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In the Beginning

By Ofir Haivry



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Few friends of Israel have managed to avoid noticing the deepening sense of crisis—political, social and above all, cultural—which has beset the Jewish state over the last three years. The Oslo accords, the accelerating successes of Post-Zionist thought in Israel, the horrifying assassination of Prime Minister Yitzhak Rabin, the unprecedented waves of recrimination and hatred which ensued, and now, an election on essential issues which was decided by a hair’s breadth—all these have worked to raise unprecedented questions as to the long-term desirability and viability of a unified Jewish polity, and of the Zionist consensus which once supported it.

Remarkably, there has as yet been no comprehensive attempt at understanding the basic concepts and values which have caused the crisis in Jewish nationalism and lie at its root. Faced with the absence of such serious Jewish national and cultural thought capable of interpreting what is happening and pointing to solutions, a group of individuals has formed around the common goal of filling this need. The contents of this publication represent our first efforts in this direction.
The Jewish nation will be faced with decisions of the first order in the years ahead. Opportunities and dangers abound, whether in war or peace. But the direction in which Israeli’s intelligentsia and its political allies are leading the nation today is unequivocal: They have for years now advocated a worldview which opposes everything hitherto accepted as being the basis of a Jewish state integrally linked to the Jewish people. And their position has gained with every passing year.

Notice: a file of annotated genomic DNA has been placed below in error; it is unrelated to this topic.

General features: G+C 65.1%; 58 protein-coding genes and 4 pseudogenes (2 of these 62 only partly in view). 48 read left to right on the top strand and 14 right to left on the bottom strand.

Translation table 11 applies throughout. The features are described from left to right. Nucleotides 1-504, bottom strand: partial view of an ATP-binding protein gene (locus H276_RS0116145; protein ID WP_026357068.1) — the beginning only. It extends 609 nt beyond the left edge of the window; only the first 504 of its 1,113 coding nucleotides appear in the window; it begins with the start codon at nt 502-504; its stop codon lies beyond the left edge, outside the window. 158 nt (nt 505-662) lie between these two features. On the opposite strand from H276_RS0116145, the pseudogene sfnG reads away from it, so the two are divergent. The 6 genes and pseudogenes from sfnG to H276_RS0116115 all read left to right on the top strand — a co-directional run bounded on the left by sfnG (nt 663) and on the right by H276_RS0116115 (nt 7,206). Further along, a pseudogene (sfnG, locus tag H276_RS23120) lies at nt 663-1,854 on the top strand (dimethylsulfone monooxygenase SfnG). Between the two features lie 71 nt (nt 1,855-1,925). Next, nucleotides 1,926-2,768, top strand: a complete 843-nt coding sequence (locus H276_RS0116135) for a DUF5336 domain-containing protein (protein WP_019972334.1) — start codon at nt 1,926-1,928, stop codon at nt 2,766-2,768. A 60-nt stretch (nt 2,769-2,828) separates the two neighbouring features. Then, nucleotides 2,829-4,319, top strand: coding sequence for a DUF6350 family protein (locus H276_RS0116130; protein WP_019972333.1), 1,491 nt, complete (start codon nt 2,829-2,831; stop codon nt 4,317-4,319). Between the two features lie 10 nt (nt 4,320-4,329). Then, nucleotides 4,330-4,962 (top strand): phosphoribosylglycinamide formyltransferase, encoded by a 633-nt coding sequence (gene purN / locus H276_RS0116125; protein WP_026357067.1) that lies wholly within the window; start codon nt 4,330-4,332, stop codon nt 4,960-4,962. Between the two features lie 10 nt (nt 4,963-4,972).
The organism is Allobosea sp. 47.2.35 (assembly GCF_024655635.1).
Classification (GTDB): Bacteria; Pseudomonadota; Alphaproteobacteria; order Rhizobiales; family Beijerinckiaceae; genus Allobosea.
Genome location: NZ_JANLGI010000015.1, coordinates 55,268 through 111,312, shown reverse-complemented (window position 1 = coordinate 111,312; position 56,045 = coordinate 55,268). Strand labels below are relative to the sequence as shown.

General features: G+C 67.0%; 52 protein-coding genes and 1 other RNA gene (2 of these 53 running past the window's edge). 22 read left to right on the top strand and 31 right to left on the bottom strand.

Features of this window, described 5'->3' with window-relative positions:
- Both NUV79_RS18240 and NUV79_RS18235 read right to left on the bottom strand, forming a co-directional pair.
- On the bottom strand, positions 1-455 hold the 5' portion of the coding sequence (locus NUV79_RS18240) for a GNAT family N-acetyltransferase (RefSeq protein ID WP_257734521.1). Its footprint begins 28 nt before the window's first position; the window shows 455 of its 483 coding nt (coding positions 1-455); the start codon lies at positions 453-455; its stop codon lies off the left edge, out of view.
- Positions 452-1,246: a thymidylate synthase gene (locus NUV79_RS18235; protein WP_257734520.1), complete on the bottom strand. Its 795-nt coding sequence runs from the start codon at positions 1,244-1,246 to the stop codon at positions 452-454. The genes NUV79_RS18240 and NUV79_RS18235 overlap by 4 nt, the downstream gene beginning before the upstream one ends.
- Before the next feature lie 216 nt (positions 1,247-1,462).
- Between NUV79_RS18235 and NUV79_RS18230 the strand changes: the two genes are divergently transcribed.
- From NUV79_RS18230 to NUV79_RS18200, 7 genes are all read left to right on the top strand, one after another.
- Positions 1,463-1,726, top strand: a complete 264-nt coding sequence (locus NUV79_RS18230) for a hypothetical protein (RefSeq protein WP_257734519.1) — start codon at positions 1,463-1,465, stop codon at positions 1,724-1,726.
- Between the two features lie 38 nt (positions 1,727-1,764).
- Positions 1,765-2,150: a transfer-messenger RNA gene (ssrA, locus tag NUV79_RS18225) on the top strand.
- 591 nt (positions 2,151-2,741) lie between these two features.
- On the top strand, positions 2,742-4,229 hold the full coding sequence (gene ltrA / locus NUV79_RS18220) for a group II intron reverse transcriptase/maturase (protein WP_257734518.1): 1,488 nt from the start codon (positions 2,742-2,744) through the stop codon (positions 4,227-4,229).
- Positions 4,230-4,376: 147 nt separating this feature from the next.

The struggle surrounding the promulgation of this worldview and its official adoption in Israel is being conducted in the political, legal and social arenas, but it is clear that at its heart what we are witnessing is a cultural struggle. On the one side stand those who define themselves as hatzibur hana’or, “the enlightened public,” and whose aim it is to achieve a state that would be called “democratic and Jewish,” but which would have nothing Jewish about it. On the other side are those who are persuaded that the State of Israel and its democracy can only exist if it is a Jewish state.
The fundamental questions involved in this cultural struggle are neither “who is a Jew” nor the nature of Israel’s security arrangements, but rather “what is a Jew” and what is a Jewish state in our time. It is a struggle between those for whom the most important issue is the continuing existence of the Jewish nation and state two and three generations from now, and those for whom national identity and continuity are relics of a past best put behind us.
AZURE aims to seek out and consolidate a new common denominator among Jews who still believe in the Jewish state. With this, it seeks to form a new consensus capable of refashioning our national goals. Such an effort demands an open and comprehensive cultural discussion which can take place only if it embraces a broad diversity of individuals and opinions, drawn from among all those who are willing and able to assist in the formation of such a joint path. AZURE will therefore welcome all who are interested in taking part in the discussions and dialogues that will be found on its pages.
On the centenary of the publication of Herzl’s The Jewish State, and close to fifty years after the founding of the Jewish state in Israel, AZURE strives to bring new and fresh ideas to the Jewish nation, so as to assist in forging its path for the next century.
Please let us know how our efforts are faring.
 
Ofir Haivry
Editor-in-Chief
June 1, 1996

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